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A basic function definition in Python requires the following:

  • def – a function begins with the word def.
  • namedef is followed by the function’s name. The name, foo in this example, is chosen by the programmer to reflect what the function does.
  • parentheses – the name is followed by a pair of parentheses and a colon ():
  • body lines – code to run within the function is indented directly underneath the def.
def foo():
    x = 1
    y = 2

Return values

Functions can be called to return values which may be used as variables, within expressions, or to be fed into other functions. The return keyword ends a function and returns a value to the caller. If no value is given, the value None is returned.

def get_president():
    return 'Billy Kangaroo'


The above example will print the string Billy Kangaroo. The print() function calls get_president() which returns the value Billy Kangaroo. This string is then used by the print() function to print to the console.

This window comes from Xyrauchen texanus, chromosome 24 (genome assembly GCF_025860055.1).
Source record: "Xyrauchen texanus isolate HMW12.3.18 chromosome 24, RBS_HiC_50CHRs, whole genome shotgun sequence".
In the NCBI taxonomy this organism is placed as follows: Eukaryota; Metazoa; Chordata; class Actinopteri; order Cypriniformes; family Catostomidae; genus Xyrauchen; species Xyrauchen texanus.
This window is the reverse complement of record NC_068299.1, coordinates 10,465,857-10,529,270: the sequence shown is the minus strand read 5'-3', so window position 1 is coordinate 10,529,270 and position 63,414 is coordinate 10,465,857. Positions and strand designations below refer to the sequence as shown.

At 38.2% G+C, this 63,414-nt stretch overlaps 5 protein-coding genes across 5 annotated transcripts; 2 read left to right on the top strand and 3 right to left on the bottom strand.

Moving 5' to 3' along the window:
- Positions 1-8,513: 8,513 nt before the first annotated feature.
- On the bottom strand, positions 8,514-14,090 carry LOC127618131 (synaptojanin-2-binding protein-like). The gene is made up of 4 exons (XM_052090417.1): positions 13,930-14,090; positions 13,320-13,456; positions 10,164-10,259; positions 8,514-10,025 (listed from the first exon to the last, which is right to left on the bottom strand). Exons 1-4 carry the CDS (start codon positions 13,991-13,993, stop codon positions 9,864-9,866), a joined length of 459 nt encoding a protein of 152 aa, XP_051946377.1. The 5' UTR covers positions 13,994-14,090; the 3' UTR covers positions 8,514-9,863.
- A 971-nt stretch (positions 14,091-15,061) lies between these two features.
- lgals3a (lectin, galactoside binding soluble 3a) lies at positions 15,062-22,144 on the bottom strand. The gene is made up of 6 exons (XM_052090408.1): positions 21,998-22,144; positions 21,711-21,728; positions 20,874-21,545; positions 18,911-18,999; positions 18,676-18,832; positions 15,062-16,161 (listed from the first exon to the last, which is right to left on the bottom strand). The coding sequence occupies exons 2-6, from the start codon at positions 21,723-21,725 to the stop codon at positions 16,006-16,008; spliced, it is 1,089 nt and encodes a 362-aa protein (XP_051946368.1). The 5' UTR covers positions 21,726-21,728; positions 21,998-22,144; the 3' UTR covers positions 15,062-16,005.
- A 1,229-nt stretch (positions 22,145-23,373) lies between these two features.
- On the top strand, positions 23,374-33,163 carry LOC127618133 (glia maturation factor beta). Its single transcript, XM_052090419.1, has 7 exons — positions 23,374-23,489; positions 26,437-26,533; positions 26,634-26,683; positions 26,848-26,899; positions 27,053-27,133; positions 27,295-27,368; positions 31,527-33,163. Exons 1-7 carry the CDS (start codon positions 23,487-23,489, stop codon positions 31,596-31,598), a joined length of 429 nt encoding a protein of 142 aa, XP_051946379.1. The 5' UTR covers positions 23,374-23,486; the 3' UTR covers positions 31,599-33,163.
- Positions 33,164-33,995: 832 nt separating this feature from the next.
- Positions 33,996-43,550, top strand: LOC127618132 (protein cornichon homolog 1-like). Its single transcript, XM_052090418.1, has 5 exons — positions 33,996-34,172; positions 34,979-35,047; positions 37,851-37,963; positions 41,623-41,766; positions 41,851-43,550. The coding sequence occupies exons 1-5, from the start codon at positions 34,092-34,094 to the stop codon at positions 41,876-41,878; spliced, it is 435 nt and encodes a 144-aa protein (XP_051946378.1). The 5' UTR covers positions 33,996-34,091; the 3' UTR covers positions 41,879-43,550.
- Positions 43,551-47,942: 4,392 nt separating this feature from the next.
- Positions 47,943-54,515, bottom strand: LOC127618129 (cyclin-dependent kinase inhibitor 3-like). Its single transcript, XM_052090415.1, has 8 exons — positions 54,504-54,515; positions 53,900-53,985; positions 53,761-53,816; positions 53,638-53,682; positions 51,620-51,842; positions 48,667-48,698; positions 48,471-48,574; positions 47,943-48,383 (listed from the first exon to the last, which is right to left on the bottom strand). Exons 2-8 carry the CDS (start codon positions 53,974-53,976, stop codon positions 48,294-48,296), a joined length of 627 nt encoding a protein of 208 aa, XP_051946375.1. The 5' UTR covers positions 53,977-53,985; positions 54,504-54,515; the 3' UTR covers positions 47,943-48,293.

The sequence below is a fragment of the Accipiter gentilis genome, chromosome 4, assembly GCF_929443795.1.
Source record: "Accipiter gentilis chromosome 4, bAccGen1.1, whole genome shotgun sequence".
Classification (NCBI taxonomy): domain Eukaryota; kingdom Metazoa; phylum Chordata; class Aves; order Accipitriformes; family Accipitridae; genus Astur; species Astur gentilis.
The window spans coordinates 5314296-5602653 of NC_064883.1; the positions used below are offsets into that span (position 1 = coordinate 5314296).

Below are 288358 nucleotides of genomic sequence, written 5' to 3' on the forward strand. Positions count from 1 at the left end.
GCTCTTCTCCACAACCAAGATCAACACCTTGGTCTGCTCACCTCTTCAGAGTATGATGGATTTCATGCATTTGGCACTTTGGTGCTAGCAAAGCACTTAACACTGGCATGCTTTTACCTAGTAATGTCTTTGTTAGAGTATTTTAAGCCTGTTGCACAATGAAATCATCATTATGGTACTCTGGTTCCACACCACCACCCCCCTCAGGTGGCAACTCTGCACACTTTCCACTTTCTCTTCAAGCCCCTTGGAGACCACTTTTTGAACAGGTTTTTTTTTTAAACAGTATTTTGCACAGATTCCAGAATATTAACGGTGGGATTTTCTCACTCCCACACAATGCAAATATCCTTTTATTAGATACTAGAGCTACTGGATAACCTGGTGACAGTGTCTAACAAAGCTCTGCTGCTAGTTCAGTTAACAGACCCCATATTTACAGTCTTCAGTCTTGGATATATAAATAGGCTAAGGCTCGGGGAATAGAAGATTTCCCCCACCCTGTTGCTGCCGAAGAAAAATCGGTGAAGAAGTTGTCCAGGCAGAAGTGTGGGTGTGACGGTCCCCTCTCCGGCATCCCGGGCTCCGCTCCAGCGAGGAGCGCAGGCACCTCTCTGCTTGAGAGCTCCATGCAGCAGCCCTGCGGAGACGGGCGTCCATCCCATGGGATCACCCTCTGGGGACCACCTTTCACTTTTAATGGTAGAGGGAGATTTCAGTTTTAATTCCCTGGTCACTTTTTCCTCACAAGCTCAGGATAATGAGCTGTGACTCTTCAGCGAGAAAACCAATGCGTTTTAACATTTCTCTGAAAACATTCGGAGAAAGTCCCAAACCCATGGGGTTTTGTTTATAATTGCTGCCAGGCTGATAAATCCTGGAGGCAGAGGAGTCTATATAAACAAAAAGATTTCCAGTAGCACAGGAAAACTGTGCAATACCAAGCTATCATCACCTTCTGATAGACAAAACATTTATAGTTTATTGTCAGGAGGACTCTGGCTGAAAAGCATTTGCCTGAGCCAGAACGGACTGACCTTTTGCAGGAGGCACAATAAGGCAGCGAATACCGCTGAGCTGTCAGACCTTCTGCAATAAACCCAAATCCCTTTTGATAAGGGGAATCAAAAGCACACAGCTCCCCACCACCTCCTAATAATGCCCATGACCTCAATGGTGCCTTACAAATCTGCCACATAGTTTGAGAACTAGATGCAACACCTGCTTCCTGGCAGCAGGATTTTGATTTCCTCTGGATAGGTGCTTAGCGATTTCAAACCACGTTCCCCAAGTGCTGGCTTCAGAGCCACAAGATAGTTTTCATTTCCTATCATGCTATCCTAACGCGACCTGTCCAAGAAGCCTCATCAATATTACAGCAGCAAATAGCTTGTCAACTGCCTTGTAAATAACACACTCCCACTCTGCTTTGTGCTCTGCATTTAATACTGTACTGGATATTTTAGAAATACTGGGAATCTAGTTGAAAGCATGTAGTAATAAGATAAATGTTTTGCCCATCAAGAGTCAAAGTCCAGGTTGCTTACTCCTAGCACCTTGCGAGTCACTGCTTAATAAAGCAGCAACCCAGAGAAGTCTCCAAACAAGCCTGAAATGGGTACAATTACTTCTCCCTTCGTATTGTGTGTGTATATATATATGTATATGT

def get_president():


Removing the return value will print None as the function get_president() no longer returns the string. Additionally, removing the return and replacing it with some other code will create an implicit return with value None.


External values may be passed to functions for use within them. These values may be provided as variables, literals or expressions in a comma-separated list within the function parentheses. See the following example.

>>> def square(num):
...     return num ** 2
>>> square(5)

The square() function is called with the value 5 given in parentheses. In def square(num), the keyword num points to the value given by the caller which can be used within the function. In the case of square(5), referencing num will retrieve 5. The square() function is therefore able to be used to square any given number.